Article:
Ontario will be further implementing Indigenous curriculum to schools across the province, beginning next school year.
The province says that contributions, perspectives, cultures and histories of Indigenous Peoples will be added to curriculums across the province, in response to The Truth and Reconciliation Commissions Calls to Action #62 and #63. The curriculum has been developed with Indigenous partners, and focuses on residential schools, treaties and Indigenous people’s historical and contemporary contributions to Canada.
The revised curriculum includes: Social Studies (Grades 4 to 6) and History (Grades 7, 8 and 10). Ontario has also committed to revising Social Studies (Grades 1 to 3), Geography (Grade 9), Civics and Citizenship (Grade 10) and select senior courses from the Canadian and World Studies (Grades 11 to 12), along with Social Sciences and Humanities (Grades 11 to 12).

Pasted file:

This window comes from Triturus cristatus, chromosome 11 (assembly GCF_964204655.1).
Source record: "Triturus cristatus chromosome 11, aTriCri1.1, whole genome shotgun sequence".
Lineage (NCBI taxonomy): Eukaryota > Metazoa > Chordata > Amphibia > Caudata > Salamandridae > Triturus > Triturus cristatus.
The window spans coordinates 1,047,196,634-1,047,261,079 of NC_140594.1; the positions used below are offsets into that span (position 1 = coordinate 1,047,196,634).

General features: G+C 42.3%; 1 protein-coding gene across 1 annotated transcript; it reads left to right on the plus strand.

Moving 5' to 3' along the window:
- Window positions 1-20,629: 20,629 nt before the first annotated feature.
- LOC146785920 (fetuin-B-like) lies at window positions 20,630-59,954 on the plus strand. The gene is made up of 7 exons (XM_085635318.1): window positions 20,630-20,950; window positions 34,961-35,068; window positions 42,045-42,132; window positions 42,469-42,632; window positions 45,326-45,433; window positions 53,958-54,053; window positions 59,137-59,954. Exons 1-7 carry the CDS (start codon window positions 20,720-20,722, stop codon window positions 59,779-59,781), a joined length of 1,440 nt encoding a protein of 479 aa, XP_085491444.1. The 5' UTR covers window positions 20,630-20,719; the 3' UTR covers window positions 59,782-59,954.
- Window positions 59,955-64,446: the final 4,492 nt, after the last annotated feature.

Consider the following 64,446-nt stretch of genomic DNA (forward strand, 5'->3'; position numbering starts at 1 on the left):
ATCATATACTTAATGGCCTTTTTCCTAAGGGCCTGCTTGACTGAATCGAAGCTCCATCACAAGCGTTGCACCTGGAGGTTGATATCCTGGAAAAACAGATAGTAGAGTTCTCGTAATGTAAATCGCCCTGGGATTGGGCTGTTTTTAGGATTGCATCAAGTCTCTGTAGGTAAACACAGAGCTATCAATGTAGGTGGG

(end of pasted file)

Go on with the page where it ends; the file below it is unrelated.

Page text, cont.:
Ontario is investing $2.7 million to support capacity building for educators to teach the new curriculum.
“Education is central to moving forward on our shared path towards reconciliation,” says Mitzie Hunter, Minister of Education. “This new mandatory curriculum means that every Ontario student will build a greater awareness and understanding of Indigenous histories, cultures and perspectives. That shared understanding is essential as we move forward together,” she said.
In 2014, Ontario sent First Nations and Treaties maps to every elementary and secondary school in the province to help raise awareness about treaties. The announcement coincides with National Treaty Recognition Week, which runs until November 10.
For more information:
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